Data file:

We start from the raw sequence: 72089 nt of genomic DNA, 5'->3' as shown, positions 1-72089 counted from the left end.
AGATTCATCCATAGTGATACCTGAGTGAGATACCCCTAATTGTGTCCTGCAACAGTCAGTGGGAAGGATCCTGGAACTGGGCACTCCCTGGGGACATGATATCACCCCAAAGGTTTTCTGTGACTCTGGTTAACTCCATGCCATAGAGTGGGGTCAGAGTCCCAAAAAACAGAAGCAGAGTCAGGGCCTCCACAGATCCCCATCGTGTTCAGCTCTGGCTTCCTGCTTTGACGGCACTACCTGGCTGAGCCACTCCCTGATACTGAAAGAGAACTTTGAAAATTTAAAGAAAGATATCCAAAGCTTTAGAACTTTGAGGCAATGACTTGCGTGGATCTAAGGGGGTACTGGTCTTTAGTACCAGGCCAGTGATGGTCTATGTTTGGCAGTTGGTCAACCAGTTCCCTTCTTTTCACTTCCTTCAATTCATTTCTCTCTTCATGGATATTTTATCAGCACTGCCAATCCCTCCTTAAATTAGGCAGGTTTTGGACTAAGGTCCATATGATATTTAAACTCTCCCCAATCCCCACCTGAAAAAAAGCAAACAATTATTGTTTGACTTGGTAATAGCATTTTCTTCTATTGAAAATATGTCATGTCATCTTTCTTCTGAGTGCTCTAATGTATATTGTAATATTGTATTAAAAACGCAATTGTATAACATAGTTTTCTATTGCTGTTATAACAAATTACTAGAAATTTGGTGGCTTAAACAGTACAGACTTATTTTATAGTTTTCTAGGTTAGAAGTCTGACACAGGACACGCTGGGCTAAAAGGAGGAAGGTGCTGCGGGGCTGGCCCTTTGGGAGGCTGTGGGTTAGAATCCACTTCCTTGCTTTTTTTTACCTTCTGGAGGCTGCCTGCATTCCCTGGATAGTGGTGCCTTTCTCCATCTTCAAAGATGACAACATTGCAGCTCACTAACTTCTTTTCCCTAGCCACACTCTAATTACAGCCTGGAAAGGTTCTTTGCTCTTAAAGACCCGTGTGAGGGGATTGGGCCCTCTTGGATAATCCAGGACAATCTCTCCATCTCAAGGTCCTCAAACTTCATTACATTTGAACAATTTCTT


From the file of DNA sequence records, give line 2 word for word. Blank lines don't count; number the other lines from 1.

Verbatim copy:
AGATTCATCCATAGTGATACCTGAGTGAGATACCCCTAATTGTGTCCTGCAACAGTCAGTGGGAAGGATCCTGGAACTGGGCACTCCCTGGGGACATGATATCACCCCAAAGGTTTTCTGTGACTCTGGTTAACTCCATGCCATAGAGTGGGGTCAGAGTCCCAAAAAACAGAAGCAGAGTCAGGGCCTCCACAGATCCCCATCGTGTTCAGCTCTGGCTTCCTGCTTTGACGGCACTACCTGGCTGAGCCACTCCCTGATACTGAAAGAGAACTTTGAAAATTTAAAGAAAGATATCCAAAGCTTTAGAACTTTGAGGCAATGACTTGCGTGGATCTAAGGGGGTACTGGTCTTTAGTACCAGGCCAGTGATGGTCTATGTTTGGCAGTTGGTCAACCAGTTCCCTTCTTTTCACTTCCTTCAATTCATTTCTCTCTTCATGGATATTTTATCAGCACTGCCAATCCCTCCTTAAATTAGGCAGGTTTTGGACTAAGGTCCATATGATATTTAAACTCTCCCCAATCCCCACCTGAAAAAAAGCAAACAATTATTGTTTGACTTGGTAATAGCATTTTCTTCTATTGAAAATATGTCATGTCATCTTTCTTCTGAGTGCTCTAATGTATATTGTAATATTGTATTAAAAACGCAATTGTATAACATAGTTTTCTATTGCTGTTATAACAAATTACTAGAAATTTGGTGGCTTAAACAGTACAGACTTATTTTATAGTTTTCTAGGTTAGAAGTCTGACACAGGACACGCTGGGCTAAAAGGAGGAAGGTGCTGCGGGGCTGGCCCTTTGGGAGGCTGTGGGTTAGAATCCACTTCCTTGCTTTTTTTTACCTTCTGGAGGCTGCCTGCATTCCCTGGATAGTGGTGCCTTTCTCCATCTTCAAAGATGACAACATTGCAGCTCACTAACTTCTTTTCCCTAGCCACACTCTAATTACAGCCTGGAAAGGTTCTTTGCTCTTAAAGACCCGTGTGAGGGGATTGGGCCCTCTTGGATAATCCAGGACAATCTCTCCATCTCAAGGTCCTCAAACTTCATTACATTTGAACAATTTCTT